Your Guide To Ankle-Foot Orthotics
If you have or are about to receive an ankle-foot orthosis, or an AFO for short, you might have a few questions about what happens next. AFOs are the most common type of orthotic devices, and they aren’t as complicated as some other orthotics. They do require some basic care, but they’re some of the most low maintenance devices.
The Different Kinds Of Ankle-Foot Orthotics
There are three main kinds of AFOs. The most common type is plastic, but there are also carbon fiber and Swedish AFOs. The type can be selected based on the needs of the patient or the patient’s personal preference, although the majority of patients will find that regular plastic AFOs work out perfectly.
Plastic AFOs are easy to tailor. They’re molded with head to create a perfect custom fit that will address the patient’s measurements and needs. They can be made larger, and are more lightweight than carbon fiber AFOs. Their cost and durability makes them perfect for short term solutions, although you can always have a second plastic AFO created if you feel your initial plastic AFO should be replaced after extensive use.
Swedish AFOs are also made of plastic, but they’re constructed differently. They’re designed in a way that maximizes airflow, which makes them the best choice for lightly active patients who want to wear their device during physical activity outside of day to day walking. The heel and the calf of a Swedish AFO is left open, creating an ideal fit within an athletic shoe.
Carbon Fiber AFOs are slightly flexible in the foot and calf areas, designed to accommodate a natural gait. They’re made with stability and strength in mind. They offer a low profile and are typically lightweight. This is the kind of AFO a highly active person might prefer. Carbon Fiber AFOs can be created for medial or lateral strut support, depending on the patient’s needs.
How To Wear Ankle-Foot Orthotics
The majority of AFOs need to be worn with shoes that are adjustable, such as Velcro shoes or shoes with traditional laces. You’ll need a little more room to be able to wear the shoe comfortably. It sometimes helps to wear a sock underneath the brace to prevent friction against your skin. The sock will also absorb any sweat, making the AFO more comfortable for long term wear.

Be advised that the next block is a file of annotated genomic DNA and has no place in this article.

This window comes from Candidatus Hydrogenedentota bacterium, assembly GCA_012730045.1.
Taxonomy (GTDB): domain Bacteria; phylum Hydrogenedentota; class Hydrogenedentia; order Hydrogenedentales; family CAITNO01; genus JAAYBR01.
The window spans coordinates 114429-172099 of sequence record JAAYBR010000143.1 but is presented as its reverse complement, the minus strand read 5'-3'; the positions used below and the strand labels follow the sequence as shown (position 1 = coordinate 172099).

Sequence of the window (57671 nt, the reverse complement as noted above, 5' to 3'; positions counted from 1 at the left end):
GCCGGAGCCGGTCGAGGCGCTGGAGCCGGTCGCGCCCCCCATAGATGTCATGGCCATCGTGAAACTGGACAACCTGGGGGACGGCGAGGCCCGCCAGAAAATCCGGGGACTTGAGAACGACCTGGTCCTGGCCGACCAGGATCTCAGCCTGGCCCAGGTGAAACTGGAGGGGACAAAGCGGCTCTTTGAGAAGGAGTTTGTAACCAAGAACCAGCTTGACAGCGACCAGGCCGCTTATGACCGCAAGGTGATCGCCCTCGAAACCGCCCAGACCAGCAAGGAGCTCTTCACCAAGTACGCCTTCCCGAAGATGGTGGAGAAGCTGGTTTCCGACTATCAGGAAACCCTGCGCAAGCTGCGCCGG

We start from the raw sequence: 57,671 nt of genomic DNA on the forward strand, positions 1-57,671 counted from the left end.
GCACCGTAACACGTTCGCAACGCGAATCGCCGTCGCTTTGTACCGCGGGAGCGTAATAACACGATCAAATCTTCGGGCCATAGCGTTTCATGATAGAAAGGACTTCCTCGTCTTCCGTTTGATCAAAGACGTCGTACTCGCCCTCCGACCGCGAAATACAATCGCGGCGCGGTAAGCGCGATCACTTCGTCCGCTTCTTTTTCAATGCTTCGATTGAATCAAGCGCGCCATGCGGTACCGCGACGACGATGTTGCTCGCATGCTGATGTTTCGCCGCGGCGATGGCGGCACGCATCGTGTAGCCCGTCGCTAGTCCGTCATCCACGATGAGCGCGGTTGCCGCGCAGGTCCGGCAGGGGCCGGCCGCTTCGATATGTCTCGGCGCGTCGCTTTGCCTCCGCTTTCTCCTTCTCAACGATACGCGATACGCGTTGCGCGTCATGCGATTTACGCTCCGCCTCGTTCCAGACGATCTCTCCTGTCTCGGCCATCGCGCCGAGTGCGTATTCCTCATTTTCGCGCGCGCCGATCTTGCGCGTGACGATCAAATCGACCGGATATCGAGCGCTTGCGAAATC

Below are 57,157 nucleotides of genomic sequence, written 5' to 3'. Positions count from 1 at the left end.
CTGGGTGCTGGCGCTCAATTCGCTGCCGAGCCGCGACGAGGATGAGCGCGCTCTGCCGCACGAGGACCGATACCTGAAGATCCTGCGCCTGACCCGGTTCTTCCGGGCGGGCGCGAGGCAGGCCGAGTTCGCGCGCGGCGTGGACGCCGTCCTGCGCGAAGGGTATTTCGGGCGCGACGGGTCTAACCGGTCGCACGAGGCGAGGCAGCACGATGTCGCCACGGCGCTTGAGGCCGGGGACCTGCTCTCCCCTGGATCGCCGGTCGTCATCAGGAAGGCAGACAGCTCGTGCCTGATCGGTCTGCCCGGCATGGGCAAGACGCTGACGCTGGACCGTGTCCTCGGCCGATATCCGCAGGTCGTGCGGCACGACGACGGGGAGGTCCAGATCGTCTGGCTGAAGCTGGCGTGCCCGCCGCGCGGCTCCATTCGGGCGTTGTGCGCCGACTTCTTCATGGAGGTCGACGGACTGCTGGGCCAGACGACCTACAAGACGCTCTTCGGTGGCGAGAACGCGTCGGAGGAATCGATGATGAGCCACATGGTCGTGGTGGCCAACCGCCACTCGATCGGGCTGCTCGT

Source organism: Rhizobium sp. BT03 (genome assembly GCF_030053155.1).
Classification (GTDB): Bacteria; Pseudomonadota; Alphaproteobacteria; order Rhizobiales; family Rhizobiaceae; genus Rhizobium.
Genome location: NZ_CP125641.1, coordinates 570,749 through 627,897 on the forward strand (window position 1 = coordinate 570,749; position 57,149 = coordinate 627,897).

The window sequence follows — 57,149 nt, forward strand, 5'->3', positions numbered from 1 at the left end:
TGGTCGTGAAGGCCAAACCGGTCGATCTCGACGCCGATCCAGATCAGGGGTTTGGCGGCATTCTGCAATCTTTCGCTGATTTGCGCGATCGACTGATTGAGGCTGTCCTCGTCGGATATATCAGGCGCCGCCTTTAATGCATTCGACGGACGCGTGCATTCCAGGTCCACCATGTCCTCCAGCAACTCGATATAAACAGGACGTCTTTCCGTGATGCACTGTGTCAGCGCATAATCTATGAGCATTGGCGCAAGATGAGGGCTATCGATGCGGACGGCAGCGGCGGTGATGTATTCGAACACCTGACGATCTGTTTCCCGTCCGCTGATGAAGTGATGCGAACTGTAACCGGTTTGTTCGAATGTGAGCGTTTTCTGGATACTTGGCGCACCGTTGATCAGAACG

When wearing your brace, it’s important to take note of any discomfort you may feel. It’s normal for the brace to feel slightly unusual during the adjustment period, but the brace shouldn’t be causing you pain. Patients with diabetes are prone to swelling in the ankles and feet. If the AFO causes redness or surface marks on your skin to appear, take it off and speak to a medical professional.
Your medical professional and AFO provider will likely come together to create a plan for you. In most cases, you won’t start off wearing your AFO for prolonged periods. You will typically be eased in to full time wear if that’s what’s necessary, but it might take you a while to get there. Over a period of two weeks or so, you’ll begin to wear the AFO for longer and longer periods until your body adjusts to it.
Take care not to wear your AFO for longer than you’ve been directed to. Always follow the professional advice you receive, even if your AFO still feels comfortable when the time comes to take it off for the day. If you believe you’re ready to wear it full time ahead of schedule, bring it up at your next appointment or check-in.
How To Care For Ankle-Foot Orthotics
AFOs are easy to clean. They can be wiped down with rubbing alcohol which will sanitize the material and quickly evaporate, leaving the device clean and dry. Some AFOs have metal joints or components that need to be cleaned, and may also need to be lubricated.
The orthotist will be able to tell you what kind of lubricant (if any) you should be using. It’s easy to apply, and it only needs to be done when it feels like the metal is no longer moving smoothly. If you’re uncomfortable doing it yourself, your orthotist may be able to do it for you.
Adjusting Ankle-Foot Orthotics
Your AFO may need adjustments. It’s sometimes difficult to determine a perfect fit without a little bit of retooling, especially in special circumstances. If you feel as though your AFO needs adjustment, don’t attempt to do it yourself. You can irreparably damage your AFO, reduce its efficiency, or hinder your progress by adjusting in independently.
If your orthotist recognizes that your AFO needs adjustment, he or she will do it for you. If you believe it needs adjustment, you can speak to your orthotist about your concerns. Sometimes, it’s just a matter of getting used to them. It’s perfectly naturally for them to feel slightly funny at first, but after a while, that feeling will go away.
Please call Tony Martin Limb & Brace today for your free consultation.